Whitney Peckman: More to read between the lines

For a few weeks now, I have been ruminating on Renee Scheidt’s “My Turn” about racism (“Racism alive and well in Rowan”).

I don’t think it was really about race. I read a carefully written political call to her followers to evince a certain response — ostensibly to do the Christian thing and “apply the words of Christ.” However, between the lines there was a lot of Black/Brown blaming going on.

Let me elucidate: the writer frets, “Quite frankly, being called a white supremacist just because I’m white doesn’t sit too well with me.” Rather than fall for Ms. Scheidt’s indignation, I wondered what she had said to her neighbor in line at Walmart to inspire their comment. Ms. Scheidt continues her Walmart saga by replaying a popular comeback, “That’s irrelevant. I’m colorblind.” And then, comes her call for agreement (or head nodding) from you, dear reader, at her perceived slight: “Is that not being prejudiced?” I don’t think so.

Scheidt continues to make it easier for you to agree and to give you space to pat yourself on the back about the injustices you might have suffered, relating her confidence in the application of the civil rights legislation of the 1960s. Bless her heart.

But then, another shift to her real intent, the reference to “today’s mobs” breeding violence. She didn’t even have to say who she perceived the mobs to be, her statement adroitly placed cheek by jowl with reference to “No longer is the non-violent peaceful protest espoused by Dr. King advocated …” (Should any of us forget about the “mob” that broke into the Capitol on Jan 6? And the “mob” in Charlottesville, Virginia? Or, the white man shooting in the crowd of peaceful protestors right here in Salisbury. Do those count too?)

But, let’s return for a moment to “I’m colorblind.” Are you colorblind, dear reader?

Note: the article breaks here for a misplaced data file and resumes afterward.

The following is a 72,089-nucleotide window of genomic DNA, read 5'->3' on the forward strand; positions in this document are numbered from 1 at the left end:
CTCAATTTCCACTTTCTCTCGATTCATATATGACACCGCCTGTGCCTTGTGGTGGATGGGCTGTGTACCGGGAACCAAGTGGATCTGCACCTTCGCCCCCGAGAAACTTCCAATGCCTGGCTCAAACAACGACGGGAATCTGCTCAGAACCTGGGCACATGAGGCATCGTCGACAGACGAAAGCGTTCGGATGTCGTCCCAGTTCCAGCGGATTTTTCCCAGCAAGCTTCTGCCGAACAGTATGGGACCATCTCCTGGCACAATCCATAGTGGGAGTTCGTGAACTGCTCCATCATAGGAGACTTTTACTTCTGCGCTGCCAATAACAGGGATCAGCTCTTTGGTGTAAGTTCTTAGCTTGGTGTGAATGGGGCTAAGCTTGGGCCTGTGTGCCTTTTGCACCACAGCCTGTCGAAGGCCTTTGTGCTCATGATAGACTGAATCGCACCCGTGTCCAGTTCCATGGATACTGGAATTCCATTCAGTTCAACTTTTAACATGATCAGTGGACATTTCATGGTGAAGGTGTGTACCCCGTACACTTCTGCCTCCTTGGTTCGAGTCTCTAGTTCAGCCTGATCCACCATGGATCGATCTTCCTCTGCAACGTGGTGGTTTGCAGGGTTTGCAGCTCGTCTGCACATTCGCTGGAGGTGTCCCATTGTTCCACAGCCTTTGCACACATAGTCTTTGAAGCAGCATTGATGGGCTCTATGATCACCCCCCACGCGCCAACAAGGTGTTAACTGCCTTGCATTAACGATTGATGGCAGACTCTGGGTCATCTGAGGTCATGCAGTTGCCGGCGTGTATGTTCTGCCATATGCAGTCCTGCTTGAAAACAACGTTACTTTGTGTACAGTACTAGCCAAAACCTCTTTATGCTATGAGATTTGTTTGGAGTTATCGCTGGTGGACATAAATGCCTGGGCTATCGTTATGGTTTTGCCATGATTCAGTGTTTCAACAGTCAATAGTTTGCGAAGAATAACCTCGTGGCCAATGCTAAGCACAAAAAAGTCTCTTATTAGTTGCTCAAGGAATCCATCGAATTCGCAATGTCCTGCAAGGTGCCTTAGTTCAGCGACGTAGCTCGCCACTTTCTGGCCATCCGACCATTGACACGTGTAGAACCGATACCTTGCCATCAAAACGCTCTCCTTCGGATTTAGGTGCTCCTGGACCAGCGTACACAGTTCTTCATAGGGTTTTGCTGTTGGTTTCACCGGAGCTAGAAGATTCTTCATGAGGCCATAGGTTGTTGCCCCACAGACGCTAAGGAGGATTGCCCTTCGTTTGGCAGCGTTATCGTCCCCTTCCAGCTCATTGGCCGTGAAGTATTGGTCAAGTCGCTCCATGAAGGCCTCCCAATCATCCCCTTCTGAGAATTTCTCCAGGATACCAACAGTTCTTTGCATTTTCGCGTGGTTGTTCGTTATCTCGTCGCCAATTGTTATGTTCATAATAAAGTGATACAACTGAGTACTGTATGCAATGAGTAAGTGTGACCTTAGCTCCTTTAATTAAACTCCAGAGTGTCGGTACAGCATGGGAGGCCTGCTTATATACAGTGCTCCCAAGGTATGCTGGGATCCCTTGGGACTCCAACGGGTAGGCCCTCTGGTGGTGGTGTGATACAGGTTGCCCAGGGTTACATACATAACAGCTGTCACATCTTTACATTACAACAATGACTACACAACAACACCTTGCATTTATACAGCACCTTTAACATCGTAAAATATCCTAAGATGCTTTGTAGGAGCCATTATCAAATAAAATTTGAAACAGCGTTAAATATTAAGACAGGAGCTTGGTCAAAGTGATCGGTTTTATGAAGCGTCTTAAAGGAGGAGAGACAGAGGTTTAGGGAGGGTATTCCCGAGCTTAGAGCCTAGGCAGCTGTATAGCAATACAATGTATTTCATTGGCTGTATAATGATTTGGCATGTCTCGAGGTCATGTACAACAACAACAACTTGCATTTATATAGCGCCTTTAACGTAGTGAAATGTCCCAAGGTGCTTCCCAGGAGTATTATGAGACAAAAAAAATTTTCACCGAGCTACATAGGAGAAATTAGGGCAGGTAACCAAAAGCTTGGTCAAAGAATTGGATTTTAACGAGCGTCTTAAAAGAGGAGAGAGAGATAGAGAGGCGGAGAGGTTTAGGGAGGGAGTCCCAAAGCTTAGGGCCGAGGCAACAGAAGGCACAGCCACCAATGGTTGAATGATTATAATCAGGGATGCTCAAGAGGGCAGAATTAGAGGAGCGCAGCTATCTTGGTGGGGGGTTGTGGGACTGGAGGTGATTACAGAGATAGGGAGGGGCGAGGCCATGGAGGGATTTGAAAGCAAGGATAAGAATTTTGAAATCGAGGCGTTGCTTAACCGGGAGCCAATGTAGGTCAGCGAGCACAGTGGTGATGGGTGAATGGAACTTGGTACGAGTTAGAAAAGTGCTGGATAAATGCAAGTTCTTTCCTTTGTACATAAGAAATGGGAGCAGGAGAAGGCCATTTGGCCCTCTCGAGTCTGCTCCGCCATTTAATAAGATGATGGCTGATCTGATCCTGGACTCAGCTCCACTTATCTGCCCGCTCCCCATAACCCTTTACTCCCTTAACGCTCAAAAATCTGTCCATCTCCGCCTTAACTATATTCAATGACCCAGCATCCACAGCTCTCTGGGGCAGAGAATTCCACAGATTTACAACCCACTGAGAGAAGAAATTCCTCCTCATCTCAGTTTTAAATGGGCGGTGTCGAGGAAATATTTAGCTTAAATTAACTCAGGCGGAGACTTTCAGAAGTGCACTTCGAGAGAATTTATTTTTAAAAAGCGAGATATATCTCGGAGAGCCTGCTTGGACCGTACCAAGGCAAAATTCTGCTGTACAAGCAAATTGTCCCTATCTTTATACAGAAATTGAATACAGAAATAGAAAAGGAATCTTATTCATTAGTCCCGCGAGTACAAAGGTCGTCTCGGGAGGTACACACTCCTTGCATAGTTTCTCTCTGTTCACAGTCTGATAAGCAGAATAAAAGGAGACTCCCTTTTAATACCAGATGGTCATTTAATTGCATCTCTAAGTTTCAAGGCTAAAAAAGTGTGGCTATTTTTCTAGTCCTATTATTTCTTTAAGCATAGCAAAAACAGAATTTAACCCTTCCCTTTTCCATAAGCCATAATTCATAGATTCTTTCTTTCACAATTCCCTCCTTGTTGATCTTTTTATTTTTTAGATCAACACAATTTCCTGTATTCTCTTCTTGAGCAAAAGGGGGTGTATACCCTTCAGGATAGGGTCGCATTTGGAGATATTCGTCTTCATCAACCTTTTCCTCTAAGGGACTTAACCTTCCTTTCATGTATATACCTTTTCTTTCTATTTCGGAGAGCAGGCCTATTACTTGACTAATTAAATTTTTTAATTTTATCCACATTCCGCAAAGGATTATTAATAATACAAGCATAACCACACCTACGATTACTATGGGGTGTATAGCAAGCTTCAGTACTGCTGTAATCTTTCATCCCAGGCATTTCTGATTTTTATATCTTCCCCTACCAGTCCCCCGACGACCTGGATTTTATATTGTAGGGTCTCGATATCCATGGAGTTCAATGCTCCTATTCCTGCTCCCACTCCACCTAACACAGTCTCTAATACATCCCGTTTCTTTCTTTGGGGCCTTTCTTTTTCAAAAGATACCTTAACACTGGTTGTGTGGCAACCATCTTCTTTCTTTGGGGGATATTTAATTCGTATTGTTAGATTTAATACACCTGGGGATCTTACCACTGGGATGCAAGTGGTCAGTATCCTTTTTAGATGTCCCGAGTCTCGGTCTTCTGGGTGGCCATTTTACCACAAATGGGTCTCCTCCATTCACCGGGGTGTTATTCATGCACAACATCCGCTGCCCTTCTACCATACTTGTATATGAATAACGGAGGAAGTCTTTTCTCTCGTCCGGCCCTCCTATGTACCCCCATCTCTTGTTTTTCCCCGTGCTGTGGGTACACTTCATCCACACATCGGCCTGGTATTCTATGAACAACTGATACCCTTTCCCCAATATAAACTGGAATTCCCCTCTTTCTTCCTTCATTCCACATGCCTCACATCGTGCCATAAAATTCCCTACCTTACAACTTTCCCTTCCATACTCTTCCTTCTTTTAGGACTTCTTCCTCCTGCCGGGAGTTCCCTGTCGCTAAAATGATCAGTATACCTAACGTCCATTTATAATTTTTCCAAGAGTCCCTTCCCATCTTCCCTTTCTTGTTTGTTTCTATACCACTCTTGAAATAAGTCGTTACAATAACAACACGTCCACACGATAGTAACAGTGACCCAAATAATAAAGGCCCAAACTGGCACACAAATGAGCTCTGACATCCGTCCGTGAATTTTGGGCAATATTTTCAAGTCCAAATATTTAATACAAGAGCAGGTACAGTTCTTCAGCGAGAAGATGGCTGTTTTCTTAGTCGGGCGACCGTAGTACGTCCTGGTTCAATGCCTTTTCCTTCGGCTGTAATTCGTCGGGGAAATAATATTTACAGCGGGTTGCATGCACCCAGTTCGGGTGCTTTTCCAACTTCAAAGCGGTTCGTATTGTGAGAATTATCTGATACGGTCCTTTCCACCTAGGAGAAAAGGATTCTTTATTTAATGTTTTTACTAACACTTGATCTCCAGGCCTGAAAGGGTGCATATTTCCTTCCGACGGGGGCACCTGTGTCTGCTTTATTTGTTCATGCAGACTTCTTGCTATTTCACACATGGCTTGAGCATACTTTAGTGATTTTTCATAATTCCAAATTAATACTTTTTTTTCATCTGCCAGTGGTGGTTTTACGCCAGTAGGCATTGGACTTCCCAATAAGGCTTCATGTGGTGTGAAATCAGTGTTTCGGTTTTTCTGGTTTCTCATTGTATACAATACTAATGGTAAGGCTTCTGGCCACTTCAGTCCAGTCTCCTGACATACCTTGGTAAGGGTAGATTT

Filmmaker Dawn Porter observed, “I know I don’t need to be Jewish to be distraught and outraged about anti-Semitism. And I know I don’t need to be gay to be disgusted and terrified by homophobia. So why is it so difficult for you to even imagine what it feels like to be black?”

The poet Marshall Gillson said, “I’m so tired of death feeling personal, preparing myself to be an unheralded victim, tell me again that you don’t see color, tell me how it feels to look at the world and see nothing but white.”

Can you imagine saying to Dr. Martin Luther King Jr., “Oh, no sir! I don’t see color!” If you don’t see his color, you deny his experience. You deny his pain. You deny his purpose. Do you really want to do that? Or is it just that you are seeking to escape that which you may fear in yourself? That, perhaps, after all is said and done, there is just this teeny little bit of bad feeling lurking in your heart about Black and Brown people?

Why not take the opportunity in the line at the store to ask what you did to make those Black people think that you think you are superior? (Are they reading your regular columns in the paper and recognizing you from your photos? Or, did you say something or do something to instigate their comment? It seems unlikely to me that they would have simply announced that thought, unprovoked.) Wouldn’t you want to know if you had inadvertently said or done something to cause such a misunderstanding? After all, wouldn’t that have been a simple act of love? Wouldn’t asking how you had hurt them (and then listening to what they had to say) be an act of humility that Christ would favor? 

Actions matter. But so do words. What are your actual motivations, Ms. Scheidt? Sounds like political manipulation to me. I dislike it when politicians manipulate readers. And, dear readers, please read carefully (dare I say “critically”) more so now than ever before.

Whitney Peckman lives in Salisbury. Scheidt’s article was published Nov. 21 on page 3C.

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